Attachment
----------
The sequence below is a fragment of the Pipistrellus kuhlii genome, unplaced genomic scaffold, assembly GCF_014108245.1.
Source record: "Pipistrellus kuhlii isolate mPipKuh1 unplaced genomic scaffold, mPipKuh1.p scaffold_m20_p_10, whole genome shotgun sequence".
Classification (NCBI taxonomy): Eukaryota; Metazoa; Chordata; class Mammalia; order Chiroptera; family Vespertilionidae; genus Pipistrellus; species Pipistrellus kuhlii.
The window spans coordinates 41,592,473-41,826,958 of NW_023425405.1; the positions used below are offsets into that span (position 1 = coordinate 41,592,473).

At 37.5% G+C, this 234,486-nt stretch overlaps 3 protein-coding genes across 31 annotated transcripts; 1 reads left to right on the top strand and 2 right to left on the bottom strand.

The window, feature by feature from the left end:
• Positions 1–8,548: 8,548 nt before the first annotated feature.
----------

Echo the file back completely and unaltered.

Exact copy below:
The sequence below is a fragment of the Pipistrellus kuhlii genome, unplaced genomic scaffold, assembly GCF_014108245.1.
Source record: "Pipistrellus kuhlii isolate mPipKuh1 unplaced genomic scaffold, mPipKuh1.p scaffold_m20_p_10, whole genome shotgun sequence".
Classification (NCBI taxonomy): Eukaryota; Metazoa; Chordata; class Mammalia; order Chiroptera; family Vespertilionidae; genus Pipistrellus; species Pipistrellus kuhlii.
The window spans coordinates 41,592,473-41,826,958 of NW_023425405.1; the positions used below are offsets into that span (position 1 = coordinate 41,592,473).

At 37.5% G+C, this 234,486-nt stretch overlaps 3 protein-coding genes across 31 annotated transcripts; 1 reads left to right on the top strand and 2 right to left on the bottom strand.

The window, feature by feature from the left end:
• Positions 1–8,548: 8,548 nt before the first annotated feature.